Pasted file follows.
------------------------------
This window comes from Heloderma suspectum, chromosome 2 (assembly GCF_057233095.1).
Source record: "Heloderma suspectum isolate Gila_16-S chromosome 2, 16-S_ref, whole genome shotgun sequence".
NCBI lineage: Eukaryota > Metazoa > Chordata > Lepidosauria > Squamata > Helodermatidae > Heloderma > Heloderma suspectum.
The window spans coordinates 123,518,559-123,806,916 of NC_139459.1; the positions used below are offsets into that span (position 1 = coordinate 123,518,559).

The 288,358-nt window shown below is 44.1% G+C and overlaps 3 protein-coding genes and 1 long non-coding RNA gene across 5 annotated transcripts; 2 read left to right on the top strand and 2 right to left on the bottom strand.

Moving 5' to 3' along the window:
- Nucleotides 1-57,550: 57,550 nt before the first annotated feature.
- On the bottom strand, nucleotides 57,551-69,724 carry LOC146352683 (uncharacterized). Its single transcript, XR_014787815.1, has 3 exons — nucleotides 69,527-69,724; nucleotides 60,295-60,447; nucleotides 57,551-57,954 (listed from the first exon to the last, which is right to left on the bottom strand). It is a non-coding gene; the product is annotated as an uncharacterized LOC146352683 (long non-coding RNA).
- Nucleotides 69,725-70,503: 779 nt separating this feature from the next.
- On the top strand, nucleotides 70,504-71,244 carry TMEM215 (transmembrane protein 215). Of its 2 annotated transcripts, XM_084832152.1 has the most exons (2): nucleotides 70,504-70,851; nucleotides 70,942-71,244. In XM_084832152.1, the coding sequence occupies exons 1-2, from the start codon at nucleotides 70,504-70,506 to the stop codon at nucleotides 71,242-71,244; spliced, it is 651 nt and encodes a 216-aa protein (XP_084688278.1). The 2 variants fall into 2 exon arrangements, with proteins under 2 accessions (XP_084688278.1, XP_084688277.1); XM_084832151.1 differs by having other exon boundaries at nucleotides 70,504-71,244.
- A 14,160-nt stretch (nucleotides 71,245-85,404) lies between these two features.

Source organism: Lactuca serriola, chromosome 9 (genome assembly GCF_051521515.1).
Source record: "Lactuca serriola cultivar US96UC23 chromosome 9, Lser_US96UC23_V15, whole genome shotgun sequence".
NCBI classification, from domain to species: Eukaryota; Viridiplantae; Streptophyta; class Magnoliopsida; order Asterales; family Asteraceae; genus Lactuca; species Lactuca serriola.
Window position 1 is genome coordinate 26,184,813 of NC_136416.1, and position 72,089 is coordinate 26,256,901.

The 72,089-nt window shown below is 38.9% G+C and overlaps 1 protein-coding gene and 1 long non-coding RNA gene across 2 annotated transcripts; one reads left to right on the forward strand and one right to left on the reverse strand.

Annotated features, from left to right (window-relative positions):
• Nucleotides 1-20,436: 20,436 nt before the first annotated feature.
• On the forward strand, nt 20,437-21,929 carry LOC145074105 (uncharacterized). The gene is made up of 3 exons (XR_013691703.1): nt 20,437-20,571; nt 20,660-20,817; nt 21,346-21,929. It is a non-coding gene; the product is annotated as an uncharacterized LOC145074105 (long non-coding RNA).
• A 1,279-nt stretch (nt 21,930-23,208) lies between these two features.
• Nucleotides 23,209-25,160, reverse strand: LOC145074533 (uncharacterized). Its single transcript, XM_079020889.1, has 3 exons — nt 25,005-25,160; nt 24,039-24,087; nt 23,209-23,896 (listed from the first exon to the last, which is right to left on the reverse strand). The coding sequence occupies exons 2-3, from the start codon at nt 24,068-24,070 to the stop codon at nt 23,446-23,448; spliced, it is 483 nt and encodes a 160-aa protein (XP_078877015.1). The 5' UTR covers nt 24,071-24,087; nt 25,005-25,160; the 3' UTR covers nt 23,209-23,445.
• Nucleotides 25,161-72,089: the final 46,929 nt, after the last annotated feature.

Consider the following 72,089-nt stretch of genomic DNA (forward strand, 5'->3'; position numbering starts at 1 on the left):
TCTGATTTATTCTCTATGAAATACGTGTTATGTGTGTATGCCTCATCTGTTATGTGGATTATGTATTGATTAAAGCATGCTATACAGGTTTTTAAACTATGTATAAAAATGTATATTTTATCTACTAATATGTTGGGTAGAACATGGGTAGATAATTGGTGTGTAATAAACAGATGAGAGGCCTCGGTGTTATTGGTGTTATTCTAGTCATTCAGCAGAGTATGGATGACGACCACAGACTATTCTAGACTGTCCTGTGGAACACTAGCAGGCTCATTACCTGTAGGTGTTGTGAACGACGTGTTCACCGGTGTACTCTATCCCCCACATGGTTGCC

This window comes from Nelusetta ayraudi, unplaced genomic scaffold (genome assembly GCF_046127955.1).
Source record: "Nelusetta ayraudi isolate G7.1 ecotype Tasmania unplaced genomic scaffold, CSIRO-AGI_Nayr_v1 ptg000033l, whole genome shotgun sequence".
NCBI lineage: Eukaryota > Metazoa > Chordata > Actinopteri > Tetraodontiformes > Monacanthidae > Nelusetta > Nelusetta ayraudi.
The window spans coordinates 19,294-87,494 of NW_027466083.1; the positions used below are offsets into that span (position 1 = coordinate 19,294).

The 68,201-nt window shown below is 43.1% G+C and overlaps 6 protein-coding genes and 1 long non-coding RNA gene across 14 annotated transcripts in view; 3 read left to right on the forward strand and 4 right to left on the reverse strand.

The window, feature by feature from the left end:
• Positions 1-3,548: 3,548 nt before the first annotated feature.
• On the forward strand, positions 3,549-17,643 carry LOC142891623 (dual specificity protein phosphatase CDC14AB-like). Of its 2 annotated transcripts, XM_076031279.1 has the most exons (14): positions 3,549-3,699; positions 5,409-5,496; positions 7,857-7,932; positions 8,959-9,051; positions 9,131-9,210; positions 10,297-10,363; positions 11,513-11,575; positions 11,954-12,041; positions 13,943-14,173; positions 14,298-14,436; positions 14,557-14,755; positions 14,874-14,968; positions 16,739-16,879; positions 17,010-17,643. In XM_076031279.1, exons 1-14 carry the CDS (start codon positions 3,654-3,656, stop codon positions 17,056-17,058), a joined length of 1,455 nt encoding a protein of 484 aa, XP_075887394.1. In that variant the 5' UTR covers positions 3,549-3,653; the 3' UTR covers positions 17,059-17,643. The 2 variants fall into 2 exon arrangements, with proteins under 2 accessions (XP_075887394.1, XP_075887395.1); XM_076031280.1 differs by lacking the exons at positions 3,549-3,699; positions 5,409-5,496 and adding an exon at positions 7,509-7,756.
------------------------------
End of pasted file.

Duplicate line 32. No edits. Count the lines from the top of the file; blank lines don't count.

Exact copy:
• On the forward strand, positions 3,549-17,643 carry LOC142891623 (dual specificity protein phosphatase CDC14AB-like). Of its 2 annotated transcripts, XM_076031279.1 has the most exons (14): positions 3,549-3,699; positions 5,409-5,496; positions 7,857-7,932; positions 8,959-9,051; positions 9,131-9,210; positions 10,297-10,363; positions 11,513-11,575; positions 11,954-12,041; positions 13,943-14,173; positions 14,298-14,436; positions 14,557-14,755; positions 14,874-14,968; positions 16,739-16,879; positions 17,010-17,643. In XM_076031279.1, exons 1-14 carry the CDS (start codon positions 3,654-3,656, stop codon positions 17,056-17,058), a joined length of 1,455 nt encoding a protein of 484 aa, XP_075887394.1. In that variant the 5' UTR covers positions 3,549-3,653; the 3' UTR covers positions 17,059-17,643. The 2 variants fall into 2 exon arrangements, with proteins under 2 accessions (XP_075887394.1, XP_075887395.1); XM_076031280.1 differs by lacking the exons at positions 3,549-3,699; positions 5,409-5,496 and adding an exon at positions 7,509-7,756.